While reading Horace's 1.11, where the famous saying "Carpe Diem" was first written, I immediately drew a connection from his ode to the legendary film, Ferris Bueller's Day Off. In 1.11, Horace is giving his friend, Leuconoe advice to not worry about "what final fate the gods have given to me and you," but to live each and every day to the fullest without thinking about the future.The 1986 smash hit Ferris Bueller is a perfect example of the successful utilization of Horace's advice in modern day society. Rebellious and inspiring protagonist Ferris leads a life unrestricted by concern of the future, and throughout his day he quite simply does extraordinary things that most would not dare to even consider doing. At numerous points throughout the film does Bueller say his most famous line that is the main message of both the movie and Horace's ode written nearly two thousand years before; "Life moves pretty fast. If you don't stop and look around once in a while, you could miss it."


#2

~CATULLUS LXXXV~

Odi et amo. Quare id faciam, fortasse requiris.
Nescio, sed fieri sentio et excrucior.

external image nm_burton_taylor_090211_ssv.jpg


In CATULLUS LXXXV, Catullus successfully illustrates the incredibly difficult situation he is in in terms of his relationship with Lesbia. Right off the bat, with the phrase "Odi et amo," Catullus instantly shows the reader the confusion he is experiencing with the two contrasting feelings of hatred and devotion that have taken control of his mind. His relationship with Lesbia, is that of a "love-hate relationship," and after reading this poem I had immediately thought of the celebrity relationship between famous actors Richard Burton and Elizabeth Taylor in the 1960's and 1970's. Their relationship was one of the most famous in modern history, with their ten-year marriage of unparalleled love ending with divorce in 1974, though Burton and Taylor re-united after only one year of separation. Their relationship mirrors that of the relationship between Catullus and Lesbia, in the way that Catullus experiences feelings of strong hatred and of strong love towards Lesbia.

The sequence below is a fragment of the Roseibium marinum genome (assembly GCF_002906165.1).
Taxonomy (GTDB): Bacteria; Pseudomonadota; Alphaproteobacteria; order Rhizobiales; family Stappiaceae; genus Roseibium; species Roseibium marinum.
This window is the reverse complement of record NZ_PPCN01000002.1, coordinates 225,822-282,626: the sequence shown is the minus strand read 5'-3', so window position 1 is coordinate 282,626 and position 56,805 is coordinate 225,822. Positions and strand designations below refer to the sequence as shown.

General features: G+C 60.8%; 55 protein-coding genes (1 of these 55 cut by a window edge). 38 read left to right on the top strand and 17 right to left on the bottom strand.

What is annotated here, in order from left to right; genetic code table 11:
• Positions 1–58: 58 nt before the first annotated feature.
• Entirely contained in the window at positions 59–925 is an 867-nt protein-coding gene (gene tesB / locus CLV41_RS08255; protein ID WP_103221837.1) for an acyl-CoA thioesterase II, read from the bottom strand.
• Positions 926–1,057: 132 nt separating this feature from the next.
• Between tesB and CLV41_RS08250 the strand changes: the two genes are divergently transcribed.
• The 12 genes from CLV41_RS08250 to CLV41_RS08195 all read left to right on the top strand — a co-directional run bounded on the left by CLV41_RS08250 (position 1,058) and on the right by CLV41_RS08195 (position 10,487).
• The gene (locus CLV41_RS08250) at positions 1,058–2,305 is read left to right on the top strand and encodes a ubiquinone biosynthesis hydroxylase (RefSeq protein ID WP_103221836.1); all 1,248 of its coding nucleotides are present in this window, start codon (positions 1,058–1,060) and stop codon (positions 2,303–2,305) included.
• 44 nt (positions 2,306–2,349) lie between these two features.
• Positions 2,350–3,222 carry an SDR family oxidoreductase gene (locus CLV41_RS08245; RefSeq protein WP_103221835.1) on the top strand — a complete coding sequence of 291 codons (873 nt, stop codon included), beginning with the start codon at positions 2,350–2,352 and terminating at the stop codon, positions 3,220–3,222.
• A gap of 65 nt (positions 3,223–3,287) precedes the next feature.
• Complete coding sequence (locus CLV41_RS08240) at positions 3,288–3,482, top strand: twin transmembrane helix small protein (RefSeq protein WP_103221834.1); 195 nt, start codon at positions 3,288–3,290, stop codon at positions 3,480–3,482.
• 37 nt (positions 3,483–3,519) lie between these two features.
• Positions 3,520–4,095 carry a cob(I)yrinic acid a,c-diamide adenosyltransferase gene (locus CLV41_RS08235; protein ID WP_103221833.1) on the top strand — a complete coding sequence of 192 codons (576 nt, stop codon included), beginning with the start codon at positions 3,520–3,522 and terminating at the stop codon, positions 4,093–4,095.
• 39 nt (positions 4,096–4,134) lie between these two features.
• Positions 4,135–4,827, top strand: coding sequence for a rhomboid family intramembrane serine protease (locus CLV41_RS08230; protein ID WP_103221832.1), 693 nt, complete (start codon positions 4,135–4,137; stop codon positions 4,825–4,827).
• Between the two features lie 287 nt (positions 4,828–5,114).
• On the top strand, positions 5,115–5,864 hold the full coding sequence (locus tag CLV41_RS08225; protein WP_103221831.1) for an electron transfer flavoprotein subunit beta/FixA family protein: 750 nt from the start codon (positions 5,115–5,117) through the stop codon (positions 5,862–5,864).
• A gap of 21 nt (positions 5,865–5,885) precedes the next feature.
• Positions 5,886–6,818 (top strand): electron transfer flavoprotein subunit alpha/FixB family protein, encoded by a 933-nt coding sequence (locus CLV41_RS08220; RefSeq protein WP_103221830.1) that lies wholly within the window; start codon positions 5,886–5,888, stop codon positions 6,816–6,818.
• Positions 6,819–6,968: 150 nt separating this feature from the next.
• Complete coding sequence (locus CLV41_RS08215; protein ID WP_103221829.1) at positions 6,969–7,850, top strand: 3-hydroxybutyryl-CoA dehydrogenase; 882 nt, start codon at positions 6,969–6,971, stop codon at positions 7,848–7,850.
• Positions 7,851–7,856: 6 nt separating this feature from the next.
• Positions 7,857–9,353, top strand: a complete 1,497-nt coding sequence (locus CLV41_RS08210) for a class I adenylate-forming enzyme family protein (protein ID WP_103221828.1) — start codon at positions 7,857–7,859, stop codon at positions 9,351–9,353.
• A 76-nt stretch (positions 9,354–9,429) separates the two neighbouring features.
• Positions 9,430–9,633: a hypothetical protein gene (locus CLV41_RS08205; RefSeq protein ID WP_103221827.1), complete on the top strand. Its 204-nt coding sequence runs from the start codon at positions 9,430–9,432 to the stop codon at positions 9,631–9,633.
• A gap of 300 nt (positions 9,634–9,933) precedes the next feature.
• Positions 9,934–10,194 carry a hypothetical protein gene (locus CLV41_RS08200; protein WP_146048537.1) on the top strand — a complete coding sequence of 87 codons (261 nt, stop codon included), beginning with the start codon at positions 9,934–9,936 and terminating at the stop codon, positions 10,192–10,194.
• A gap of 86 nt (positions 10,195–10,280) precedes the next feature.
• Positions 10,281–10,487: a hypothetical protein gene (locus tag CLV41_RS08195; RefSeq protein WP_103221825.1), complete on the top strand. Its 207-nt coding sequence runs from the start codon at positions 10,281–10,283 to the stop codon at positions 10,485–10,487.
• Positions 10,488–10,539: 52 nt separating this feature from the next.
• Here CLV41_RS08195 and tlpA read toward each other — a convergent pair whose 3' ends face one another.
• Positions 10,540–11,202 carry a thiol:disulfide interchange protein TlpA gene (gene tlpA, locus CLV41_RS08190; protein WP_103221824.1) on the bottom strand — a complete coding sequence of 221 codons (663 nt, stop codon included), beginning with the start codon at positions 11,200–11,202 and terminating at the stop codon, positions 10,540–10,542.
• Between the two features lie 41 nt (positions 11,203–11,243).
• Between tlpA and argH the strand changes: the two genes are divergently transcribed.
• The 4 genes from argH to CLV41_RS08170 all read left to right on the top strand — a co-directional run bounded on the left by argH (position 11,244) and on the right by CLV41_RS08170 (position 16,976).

#1

~CATULLUS XLV~

Acmen Septimius suos amores
tenens in gremio ‘me’' inquit ‘Acme,
ni te perdite amo atque amare porro
omnes sum assidue paratus annos,
quantum qui pote plurimum perire,
solus in Libya Indiaque tosta
caesio veniam obvius leoni.’
Hoc ut dixit, Amor sinistra ut ante
dextra sternuit approbationem.
At Acme leviter caput reflectens
et dulcis pueri ebrios ocellos
illo purpureo ore suaviata,
‘sic’ inquit ‘mea vita Septimille,
huic uni domino usque serviamus,
ut multo mihi maior acriorque
ignis mollibus ardet in medullis.’
Hoc ut dixit, Amor sinistra ut ante
dextra sternuit approbationem.
Nunc ab auspicio bono profecti
mutuis animis amant amantur.
Unam Septimius misellus Acmen
mavult quam Syrias Britanniasque:
uno in Septimio fidelis Acme
facit delicias libidinisque.
quis ullos homines beatiores
vidit, quis Venerem auspicatiorem?




It is with Catullus' Poem 45 that I've drawn a connection to one of the most famous stories of love and one of the greatest Broadway hits, West Side Story. In West Side Story, it is love at first sight when Maria and Tony first lay eyes upon each other, and out on the fire escape of Maria's bedroom, the young lovers profess their intense and incredible love, similar to how Acme and Septimius professed their own love for one another in Catullus' Poem 45. Out on the fire escape, Maria sings to her new love "You're the only thing I'll see forever. In my eyes, in my words, and in everything I do, nothing else but you, ever," and is followed with Tony's reply, "And there's nothing for me but Maria...Always you, every thought l'll ever know, everywhere l go you'll be," which parallels the promulgations of love made by Acme and Septimius in Catullus' famous poem.